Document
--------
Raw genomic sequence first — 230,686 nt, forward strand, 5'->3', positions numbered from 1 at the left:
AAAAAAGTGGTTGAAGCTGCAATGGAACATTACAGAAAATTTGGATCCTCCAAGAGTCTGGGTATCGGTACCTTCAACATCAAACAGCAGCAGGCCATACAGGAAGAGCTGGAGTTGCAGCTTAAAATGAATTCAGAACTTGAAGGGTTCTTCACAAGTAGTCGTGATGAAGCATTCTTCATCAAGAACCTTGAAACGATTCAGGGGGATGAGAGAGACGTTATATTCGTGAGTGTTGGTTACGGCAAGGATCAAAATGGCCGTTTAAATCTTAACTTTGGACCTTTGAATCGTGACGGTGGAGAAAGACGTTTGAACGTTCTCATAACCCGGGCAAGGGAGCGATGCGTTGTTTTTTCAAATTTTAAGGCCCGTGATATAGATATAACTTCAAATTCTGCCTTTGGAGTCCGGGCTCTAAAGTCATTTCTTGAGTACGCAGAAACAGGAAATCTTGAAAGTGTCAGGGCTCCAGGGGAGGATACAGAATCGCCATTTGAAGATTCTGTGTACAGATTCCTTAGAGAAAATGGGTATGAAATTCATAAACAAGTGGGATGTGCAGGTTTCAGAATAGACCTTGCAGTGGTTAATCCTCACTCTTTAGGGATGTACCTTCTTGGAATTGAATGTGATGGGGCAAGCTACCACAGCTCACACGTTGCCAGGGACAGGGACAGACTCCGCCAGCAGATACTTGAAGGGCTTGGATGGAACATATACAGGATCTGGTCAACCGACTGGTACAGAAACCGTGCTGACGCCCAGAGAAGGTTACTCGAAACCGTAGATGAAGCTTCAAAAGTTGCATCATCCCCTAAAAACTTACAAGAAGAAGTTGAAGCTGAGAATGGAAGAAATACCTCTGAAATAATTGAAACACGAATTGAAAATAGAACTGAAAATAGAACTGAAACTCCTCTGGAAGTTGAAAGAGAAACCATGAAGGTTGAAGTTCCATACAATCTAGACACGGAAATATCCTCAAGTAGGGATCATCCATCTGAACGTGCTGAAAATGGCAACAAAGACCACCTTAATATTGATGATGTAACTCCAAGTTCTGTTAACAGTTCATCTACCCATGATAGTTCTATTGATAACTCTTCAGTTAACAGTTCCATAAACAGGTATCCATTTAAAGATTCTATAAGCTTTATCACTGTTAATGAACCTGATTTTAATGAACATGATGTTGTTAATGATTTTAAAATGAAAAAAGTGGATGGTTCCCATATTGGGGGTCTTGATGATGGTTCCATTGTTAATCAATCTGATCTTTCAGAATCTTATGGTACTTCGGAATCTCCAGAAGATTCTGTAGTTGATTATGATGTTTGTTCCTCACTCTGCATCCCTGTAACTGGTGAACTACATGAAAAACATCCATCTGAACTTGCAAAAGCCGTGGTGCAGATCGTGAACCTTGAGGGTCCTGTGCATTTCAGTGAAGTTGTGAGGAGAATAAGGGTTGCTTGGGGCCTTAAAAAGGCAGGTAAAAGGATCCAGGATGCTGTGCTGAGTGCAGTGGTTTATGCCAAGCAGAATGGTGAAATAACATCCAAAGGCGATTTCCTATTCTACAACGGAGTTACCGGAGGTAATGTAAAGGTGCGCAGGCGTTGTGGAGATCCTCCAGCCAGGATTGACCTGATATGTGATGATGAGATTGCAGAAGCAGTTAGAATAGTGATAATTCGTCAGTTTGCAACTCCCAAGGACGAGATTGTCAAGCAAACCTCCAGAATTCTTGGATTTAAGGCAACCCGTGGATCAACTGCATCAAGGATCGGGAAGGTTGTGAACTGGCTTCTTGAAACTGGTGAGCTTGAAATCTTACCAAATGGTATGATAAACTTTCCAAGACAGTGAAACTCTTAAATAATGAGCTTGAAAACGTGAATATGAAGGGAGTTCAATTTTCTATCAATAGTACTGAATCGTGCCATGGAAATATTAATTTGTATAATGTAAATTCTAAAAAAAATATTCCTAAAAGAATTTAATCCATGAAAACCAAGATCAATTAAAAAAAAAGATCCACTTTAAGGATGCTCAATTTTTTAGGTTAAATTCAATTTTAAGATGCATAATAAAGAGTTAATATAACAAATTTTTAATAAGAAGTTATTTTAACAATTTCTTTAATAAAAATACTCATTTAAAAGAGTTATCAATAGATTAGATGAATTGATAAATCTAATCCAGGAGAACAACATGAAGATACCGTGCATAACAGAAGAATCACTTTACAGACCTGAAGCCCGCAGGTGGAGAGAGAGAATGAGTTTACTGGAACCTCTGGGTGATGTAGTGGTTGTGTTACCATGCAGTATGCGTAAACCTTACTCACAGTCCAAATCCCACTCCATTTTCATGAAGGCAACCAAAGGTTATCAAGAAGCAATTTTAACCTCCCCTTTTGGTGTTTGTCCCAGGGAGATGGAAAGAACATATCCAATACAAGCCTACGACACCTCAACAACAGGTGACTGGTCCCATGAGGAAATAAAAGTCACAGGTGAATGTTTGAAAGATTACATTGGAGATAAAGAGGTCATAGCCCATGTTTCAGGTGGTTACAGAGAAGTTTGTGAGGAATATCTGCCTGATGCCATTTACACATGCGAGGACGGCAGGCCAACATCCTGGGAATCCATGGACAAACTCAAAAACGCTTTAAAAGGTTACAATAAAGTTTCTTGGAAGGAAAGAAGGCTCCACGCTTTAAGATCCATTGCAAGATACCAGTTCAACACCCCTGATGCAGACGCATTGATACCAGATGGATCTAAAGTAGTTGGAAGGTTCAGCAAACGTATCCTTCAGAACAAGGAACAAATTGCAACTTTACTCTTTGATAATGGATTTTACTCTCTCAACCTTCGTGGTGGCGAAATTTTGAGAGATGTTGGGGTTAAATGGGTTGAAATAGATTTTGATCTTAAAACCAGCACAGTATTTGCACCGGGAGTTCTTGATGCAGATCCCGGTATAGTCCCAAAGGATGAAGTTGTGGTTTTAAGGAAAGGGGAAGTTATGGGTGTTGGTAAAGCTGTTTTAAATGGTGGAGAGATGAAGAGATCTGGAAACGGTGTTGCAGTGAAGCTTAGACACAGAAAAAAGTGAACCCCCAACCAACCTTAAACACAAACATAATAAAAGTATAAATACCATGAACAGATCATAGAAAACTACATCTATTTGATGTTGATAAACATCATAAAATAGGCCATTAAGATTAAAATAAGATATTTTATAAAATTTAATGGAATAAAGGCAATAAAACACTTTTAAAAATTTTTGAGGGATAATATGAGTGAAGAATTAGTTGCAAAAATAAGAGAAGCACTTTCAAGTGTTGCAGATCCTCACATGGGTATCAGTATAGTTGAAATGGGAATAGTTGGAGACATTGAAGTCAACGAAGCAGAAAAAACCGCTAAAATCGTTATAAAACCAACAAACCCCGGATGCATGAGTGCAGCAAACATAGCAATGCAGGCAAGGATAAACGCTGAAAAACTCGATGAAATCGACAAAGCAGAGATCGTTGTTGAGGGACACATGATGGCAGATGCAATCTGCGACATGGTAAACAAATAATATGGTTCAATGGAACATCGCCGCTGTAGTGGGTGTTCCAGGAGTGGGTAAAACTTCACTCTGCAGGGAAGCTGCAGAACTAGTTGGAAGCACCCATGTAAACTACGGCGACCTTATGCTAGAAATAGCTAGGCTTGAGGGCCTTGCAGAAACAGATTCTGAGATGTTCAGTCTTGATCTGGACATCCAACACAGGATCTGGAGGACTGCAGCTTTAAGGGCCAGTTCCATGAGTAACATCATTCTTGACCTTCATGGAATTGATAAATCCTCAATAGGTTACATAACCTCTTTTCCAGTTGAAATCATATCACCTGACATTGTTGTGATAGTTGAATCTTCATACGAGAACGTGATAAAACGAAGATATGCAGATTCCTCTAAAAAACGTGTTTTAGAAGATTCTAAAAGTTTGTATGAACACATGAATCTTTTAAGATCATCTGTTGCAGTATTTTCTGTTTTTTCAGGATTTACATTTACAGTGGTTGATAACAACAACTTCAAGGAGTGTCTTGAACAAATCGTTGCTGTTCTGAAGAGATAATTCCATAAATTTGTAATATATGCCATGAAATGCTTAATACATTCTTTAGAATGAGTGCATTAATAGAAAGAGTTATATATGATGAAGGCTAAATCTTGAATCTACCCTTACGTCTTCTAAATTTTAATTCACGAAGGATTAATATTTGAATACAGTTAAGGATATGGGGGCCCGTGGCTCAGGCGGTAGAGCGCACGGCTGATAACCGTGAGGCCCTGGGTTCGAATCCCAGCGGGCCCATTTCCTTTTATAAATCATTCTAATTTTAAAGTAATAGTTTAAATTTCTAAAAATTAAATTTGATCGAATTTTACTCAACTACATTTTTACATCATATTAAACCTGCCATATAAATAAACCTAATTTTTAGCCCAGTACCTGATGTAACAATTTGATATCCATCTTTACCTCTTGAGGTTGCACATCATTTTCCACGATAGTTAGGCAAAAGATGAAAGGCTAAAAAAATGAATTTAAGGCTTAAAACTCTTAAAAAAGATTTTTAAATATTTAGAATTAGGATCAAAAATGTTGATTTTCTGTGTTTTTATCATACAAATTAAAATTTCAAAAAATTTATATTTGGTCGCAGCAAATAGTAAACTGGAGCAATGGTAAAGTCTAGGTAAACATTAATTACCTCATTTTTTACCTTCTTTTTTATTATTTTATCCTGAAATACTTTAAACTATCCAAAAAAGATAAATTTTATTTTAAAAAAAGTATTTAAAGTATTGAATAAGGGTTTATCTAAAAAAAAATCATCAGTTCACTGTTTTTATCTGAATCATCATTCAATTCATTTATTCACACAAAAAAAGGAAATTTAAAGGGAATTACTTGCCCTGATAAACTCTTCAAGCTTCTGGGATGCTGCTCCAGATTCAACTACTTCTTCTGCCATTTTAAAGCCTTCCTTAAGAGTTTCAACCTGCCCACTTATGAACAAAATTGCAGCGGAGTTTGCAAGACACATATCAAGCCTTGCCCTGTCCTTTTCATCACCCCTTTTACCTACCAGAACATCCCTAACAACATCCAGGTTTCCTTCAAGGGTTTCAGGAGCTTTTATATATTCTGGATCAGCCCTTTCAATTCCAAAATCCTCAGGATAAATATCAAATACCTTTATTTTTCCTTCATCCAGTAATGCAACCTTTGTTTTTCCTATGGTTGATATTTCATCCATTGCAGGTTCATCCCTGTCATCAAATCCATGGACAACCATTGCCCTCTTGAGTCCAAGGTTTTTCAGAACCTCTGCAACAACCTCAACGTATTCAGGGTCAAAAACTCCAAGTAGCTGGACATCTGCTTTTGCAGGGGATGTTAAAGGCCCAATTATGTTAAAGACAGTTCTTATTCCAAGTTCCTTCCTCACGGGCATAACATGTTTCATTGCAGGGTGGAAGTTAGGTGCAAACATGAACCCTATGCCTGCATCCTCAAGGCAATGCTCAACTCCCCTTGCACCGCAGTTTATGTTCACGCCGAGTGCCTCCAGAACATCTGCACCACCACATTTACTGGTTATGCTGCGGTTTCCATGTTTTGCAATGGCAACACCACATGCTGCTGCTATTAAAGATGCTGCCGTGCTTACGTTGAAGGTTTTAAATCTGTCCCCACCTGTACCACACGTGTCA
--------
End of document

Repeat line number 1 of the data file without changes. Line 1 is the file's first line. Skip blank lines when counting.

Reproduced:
Raw genomic sequence first — 230,686 nt, forward strand, 5'->3', positions numbered from 1 at the left: